INCI: Xanthan gum
CAS # 11138-66-2
EC # 234-394-2
Xanthan gum is a polymer with anionic natural sugars produced by fermentation of sugar (glucose or sucrose) for Xanthomonnas campestris bacteria.
It can be used richly galactomannan gums like guar gum or locust bean gum.
Seals for greater synergy of viscosity, ie the viscosity of the mixture is greater than the sum of the viscosities of the gums separately.
Uses and applications:
Xanthan gum is safe and non-irritating so it can be used for all skin types.
We can find xanthan gum comprising of: cetyl alcohol.
* Appearance: white or yellowish fine powder
* PH: 6.0-8.0 for 1% solution
* Density: 1.5 g / ml
Form highly viscous solutions at relatively low concentrations. This capability allows you to increase the stability of emulsions.
Providing softness and facilitates sliding leaving a pleasant feel on the skin surface both during and after application.
It may be transparent or semi-transparent gels with water or hydrosols. Xanthan gum is not gelling, but actually contributes to the solution viscosity.
Its appearance is gel at rest, but is a fluid liquid.
Influences the texture, the flavor release and appearance of the final product.
Solubility and rate of use:
Xanthan gum is soluble in both cold water and hot water. The viscosity which provides not altered over a wide range of temperature, pH and salt concentration.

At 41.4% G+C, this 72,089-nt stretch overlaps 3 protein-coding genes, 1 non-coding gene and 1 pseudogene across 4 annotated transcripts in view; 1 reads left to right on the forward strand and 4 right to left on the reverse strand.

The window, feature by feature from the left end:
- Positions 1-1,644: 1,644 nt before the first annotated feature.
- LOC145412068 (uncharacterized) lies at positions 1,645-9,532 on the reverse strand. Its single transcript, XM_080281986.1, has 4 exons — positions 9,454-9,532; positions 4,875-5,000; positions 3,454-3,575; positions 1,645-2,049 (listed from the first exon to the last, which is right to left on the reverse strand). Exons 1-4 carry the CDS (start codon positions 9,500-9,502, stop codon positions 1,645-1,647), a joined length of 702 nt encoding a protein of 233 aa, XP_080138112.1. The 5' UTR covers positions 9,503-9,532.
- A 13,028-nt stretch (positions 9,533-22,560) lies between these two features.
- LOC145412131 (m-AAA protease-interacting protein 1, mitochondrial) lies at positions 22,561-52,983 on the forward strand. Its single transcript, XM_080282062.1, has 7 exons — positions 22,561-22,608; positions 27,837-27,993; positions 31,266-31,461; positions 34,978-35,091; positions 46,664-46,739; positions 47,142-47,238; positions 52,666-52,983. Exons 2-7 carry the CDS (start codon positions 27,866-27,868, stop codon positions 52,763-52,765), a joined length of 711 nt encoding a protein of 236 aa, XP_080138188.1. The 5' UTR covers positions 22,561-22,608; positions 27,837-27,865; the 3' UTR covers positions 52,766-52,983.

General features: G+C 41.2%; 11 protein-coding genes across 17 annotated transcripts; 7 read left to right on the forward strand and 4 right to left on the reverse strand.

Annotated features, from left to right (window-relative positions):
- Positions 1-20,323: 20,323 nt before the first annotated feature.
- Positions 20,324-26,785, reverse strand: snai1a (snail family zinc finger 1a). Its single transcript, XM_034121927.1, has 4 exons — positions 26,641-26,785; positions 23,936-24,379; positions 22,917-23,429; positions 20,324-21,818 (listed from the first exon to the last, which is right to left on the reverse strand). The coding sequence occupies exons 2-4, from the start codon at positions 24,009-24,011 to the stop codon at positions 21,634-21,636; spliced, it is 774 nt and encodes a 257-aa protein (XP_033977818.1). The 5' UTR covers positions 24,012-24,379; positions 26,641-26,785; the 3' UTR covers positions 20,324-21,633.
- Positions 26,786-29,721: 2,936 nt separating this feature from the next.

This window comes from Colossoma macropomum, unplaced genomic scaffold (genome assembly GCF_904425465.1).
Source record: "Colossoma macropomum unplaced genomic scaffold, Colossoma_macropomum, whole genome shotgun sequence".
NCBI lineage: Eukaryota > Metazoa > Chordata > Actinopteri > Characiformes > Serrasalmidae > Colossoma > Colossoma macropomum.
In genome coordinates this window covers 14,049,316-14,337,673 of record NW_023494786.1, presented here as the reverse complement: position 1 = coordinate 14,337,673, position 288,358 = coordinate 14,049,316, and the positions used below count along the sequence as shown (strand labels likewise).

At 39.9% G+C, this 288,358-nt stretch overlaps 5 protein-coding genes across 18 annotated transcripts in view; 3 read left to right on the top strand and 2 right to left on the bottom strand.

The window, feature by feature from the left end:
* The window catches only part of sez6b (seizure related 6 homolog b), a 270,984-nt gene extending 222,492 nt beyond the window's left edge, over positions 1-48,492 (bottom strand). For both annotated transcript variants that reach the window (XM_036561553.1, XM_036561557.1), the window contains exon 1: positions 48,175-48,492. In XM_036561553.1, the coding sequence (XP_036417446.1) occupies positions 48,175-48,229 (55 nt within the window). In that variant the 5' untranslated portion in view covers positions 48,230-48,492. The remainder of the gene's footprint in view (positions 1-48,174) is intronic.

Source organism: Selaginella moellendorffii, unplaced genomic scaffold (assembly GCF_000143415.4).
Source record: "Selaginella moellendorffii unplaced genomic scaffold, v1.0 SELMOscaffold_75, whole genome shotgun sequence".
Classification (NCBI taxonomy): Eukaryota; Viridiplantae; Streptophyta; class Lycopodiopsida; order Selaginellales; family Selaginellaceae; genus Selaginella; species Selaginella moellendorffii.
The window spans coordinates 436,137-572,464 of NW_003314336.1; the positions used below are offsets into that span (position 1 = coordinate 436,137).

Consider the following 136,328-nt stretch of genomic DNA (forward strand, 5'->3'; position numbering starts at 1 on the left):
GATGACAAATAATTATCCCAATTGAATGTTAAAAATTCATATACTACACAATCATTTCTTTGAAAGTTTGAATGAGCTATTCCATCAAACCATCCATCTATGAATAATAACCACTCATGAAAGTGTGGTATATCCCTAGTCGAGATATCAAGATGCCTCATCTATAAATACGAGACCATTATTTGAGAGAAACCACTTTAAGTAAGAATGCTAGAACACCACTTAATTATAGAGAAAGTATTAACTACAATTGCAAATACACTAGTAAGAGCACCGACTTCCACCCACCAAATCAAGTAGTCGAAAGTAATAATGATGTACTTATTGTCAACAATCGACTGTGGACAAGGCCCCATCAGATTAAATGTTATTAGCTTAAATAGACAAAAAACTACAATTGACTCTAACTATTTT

Maximum stability occurs at temperatures between 10 and 60 ° C and pH between 4 and 10.
It is insoluble both in spirit and in oils.
It should always be dispersed by stirring. It is advisable to leave the whisk in half and create a loop. This loop facilitates dissolution and can avoid to some extent the formation of lumps.
Agitation must be maintained until full hydration of the gum, approximately 15 minutes.
It is often used in concentrations from 0.1 to 2%, although the recommended concentration is 0.1 to 1%.
Concentrations of 0.1 to 0.3% provides stability to the emulsions. Below 0.1% can destabilize the emulsion as it can cause creaming or sedimentation.
It dissolves in acid solutions most and is stable in the presence of (lactic or citric) organic acids.
It has great stability with alginates and starches.
* Creams and lotions
* Makeup Bases
* Gels tension, circulatory or cellulite.